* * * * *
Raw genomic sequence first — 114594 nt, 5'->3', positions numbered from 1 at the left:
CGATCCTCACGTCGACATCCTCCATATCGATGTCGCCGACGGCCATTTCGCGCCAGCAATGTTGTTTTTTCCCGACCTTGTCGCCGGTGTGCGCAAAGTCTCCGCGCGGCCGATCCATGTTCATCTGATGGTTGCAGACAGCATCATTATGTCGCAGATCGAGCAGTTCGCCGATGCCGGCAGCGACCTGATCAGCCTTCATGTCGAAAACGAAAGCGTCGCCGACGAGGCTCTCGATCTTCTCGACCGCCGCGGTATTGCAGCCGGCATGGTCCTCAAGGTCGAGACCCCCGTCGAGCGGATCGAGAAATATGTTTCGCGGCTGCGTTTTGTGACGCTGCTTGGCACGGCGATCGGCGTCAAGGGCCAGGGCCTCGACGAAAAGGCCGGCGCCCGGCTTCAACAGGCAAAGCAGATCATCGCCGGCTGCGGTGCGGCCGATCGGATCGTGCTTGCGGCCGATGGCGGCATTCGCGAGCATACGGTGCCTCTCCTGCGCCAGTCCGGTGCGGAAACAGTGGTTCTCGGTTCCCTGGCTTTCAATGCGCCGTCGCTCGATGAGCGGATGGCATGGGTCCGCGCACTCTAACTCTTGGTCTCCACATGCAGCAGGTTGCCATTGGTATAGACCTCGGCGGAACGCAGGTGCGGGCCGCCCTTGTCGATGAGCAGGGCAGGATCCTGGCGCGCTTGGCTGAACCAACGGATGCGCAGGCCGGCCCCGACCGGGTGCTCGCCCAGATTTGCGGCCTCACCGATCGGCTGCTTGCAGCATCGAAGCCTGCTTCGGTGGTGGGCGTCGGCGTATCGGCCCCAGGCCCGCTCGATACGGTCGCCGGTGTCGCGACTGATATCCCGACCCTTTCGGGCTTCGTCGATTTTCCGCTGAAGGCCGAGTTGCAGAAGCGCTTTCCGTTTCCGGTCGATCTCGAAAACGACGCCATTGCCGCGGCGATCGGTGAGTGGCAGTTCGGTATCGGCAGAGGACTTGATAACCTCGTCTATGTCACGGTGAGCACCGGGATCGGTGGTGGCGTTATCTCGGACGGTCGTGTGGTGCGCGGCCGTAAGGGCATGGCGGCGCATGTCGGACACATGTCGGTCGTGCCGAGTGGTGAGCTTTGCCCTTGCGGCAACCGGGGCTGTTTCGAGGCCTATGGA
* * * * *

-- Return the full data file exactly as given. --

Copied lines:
Raw genomic sequence first — 114594 nt, 5'->3', positions numbered from 1 at the left:
CGATCCTCACGTCGACATCCTCCATATCGATGTCGCCGACGGCCATTTCGCGCCAGCAATGTTGTTTTTTCCCGACCTTGTCGCCGGTGTGCGCAAAGTCTCCGCGCGGCCGATCCATGTTCATCTGATGGTTGCAGACAGCATCATTATGTCGCAGATCGAGCAGTTCGCCGATGCCGGCAGCGACCTGATCAGCCTTCATGTCGAAAACGAAAGCGTCGCCGACGAGGCTCTCGATCTTCTCGACCGCCGCGGTATTGCAGCCGGCATGGTCCTCAAGGTCGAGACCCCCGTCGAGCGGATCGAGAAATATGTTTCGCGGCTGCGTTTTGTGACGCTGCTTGGCACGGCGATCGGCGTCAAGGGCCAGGGCCTCGACGAAAAGGCCGGCGCCCGGCTTCAACAGGCAAAGCAGATCATCGCCGGCTGCGGTGCGGCCGATCGGATCGTGCTTGCGGCCGATGGCGGCATTCGCGAGCATACGGTGCCTCTCCTGCGCCAGTCCGGTGCGGAAACAGTGGTTCTCGGTTCCCTGGCTTTCAATGCGCCGTCGCTCGATGAGCGGATGGCATGGGTCCGCGCACTCTAACTCTTGGTCTCCACATGCAGCAGGTTGCCATTGGTATAGACCTCGGCGGAACGCAGGTGCGGGCCGCCCTTGTCGATGAGCAGGGCAGGATCCTGGCGCGCTTGGCTGAACCAACGGATGCGCAGGCCGGCCCCGACCGGGTGCTCGCCCAGATTTGCGGCCTCACCGATCGGCTGCTTGCAGCATCGAAGCCTGCTTCGGTGGTGGGCGTCGGCGTATCGGCCCCAGGCCCGCTCGATACGGTCGCCGGTGTCGCGACTGATATCCCGACCCTTTCGGGCTTCGTCGATTTTCCGCTGAAGGCCGAGTTGCAGAAGCGCTTTCCGTTTCCGGTCGATCTCGAAAACGACGCCATTGCCGCGGCGATCGGTGAGTGGCAGTTCGGTATCGGCAGAGGACTTGATAACCTCGTCTATGTCACGGTGAGCACCGGGATCGGTGGTGGCGTTATCTCGGACGGTCGTGTGGTGCGCGGCCGTAAGGGCATGGCGGCGCATGTCGGACACATGTCGGTCGTGCCGAGTGGTGAGCTTTGCCCTTGCGGCAACCGGGGCTGTTTCGAGGCCTATGGA